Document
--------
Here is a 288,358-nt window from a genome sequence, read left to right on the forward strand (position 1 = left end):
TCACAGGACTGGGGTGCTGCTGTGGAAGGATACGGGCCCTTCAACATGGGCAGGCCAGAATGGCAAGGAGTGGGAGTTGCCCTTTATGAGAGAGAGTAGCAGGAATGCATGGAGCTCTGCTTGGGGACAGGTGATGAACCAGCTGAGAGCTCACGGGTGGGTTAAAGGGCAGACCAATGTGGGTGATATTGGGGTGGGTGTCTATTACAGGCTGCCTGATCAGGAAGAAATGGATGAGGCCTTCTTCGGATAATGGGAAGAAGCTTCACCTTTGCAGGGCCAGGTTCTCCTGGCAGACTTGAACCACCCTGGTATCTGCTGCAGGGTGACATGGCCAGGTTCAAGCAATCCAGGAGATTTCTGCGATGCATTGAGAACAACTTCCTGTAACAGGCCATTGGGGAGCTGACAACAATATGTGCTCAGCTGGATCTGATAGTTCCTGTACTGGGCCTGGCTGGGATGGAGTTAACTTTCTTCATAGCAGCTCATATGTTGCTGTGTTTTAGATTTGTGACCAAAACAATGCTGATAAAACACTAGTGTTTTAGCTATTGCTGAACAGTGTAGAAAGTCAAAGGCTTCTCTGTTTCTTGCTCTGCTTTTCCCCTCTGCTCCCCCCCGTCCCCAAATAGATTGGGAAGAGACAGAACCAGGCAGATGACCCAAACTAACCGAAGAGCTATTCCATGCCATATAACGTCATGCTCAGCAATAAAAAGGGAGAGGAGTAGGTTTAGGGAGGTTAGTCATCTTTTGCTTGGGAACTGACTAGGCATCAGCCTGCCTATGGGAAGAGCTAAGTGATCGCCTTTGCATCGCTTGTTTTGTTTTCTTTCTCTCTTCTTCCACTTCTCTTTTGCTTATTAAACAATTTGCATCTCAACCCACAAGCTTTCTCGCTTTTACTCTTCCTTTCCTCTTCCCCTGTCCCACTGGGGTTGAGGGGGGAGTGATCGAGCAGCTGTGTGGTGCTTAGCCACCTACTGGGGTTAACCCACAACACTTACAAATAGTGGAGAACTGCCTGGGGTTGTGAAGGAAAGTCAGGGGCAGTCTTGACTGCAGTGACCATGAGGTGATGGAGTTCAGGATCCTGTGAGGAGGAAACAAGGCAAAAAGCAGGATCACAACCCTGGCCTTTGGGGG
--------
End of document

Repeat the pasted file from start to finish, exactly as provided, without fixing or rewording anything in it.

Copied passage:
Here is a 288,358-nt window from a genome sequence, read left to right on the forward strand (position 1 = left end):
TCACAGGACTGGGGTGCTGCTGTGGAAGGATACGGGCCCTTCAACATGGGCAGGCCAGAATGGCAAGGAGTGGGAGTTGCCCTTTATGAGAGAGAGTAGCAGGAATGCATGGAGCTCTGCTTGGGGACAGGTGATGAACCAGCTGAGAGCTCACGGGTGGGTTAAAGGGCAGACCAATGTGGGTGATATTGGGGTGGGTGTCTATTACAGGCTGCCTGATCAGGAAGAAATGGATGAGGCCTTCTTCGGATAATGGGAAGAAGCTTCACCTTTGCAGGGCCAGGTTCTCCTGGCAGACTTGAACCACCCTGGTATCTGCTGCAGGGTGACATGGCCAGGTTCAAGCAATCCAGGAGATTTCTGCGATGCATTGAGAACAACTTCCTGTAACAGGCCATTGGGGAGCTGACAACAATATGTGCTCAGCTGGATCTGATAGTTCCTGTACTGGGCCTGGCTGGGATGGAGTTAACTTTCTTCATAGCAGCTCATATGTTGCTGTGTTTTAGATTTGTGACCAAAACAATGCTGATAAAACACTAGTGTTTTAGCTATTGCTGAACAGTGTAGAAAGTCAAAGGCTTCTCTGTTTCTTGCTCTGCTTTTCCCCTCTGCTCCCCCCCGTCCCCAAATAGATTGGGAAGAGACAGAACCAGGCAGATGACCCAAACTAACCGAAGAGCTATTCCATGCCATATAACGTCATGCTCAGCAATAAAAAGGGAGAGGAGTAGGTTTAGGGAGGTTAGTCATCTTTTGCTTGGGAACTGACTAGGCATCAGCCTGCCTATGGGAAGAGCTAAGTGATCGCCTTTGCATCGCTTGTTTTGTTTTCTTTCTCTCTTCTTCCACTTCTCTTTTGCTTATTAAACAATTTGCATCTCAACCCACAAGCTTTCTCGCTTTTACTCTTCCTTTCCTCTTCCCCTGTCCCACTGGGGTTGAGGGGGGAGTGATCGAGCAGCTGTGTGGTGCTTAGCCACCTACTGGGGTTAACCCACAACACTTACAAATAGTGGAGAACTGCCTGGGGTTGTGAAGGAAAGTCAGGGGCAGTCTTGACTGCAGTGACCATGAGGTGATGGAGTTCAGGATCCTGTGAGGAGGAAACAAGGCAAAAAGCAGGATCACAACCCTGGCCTTTGGGGG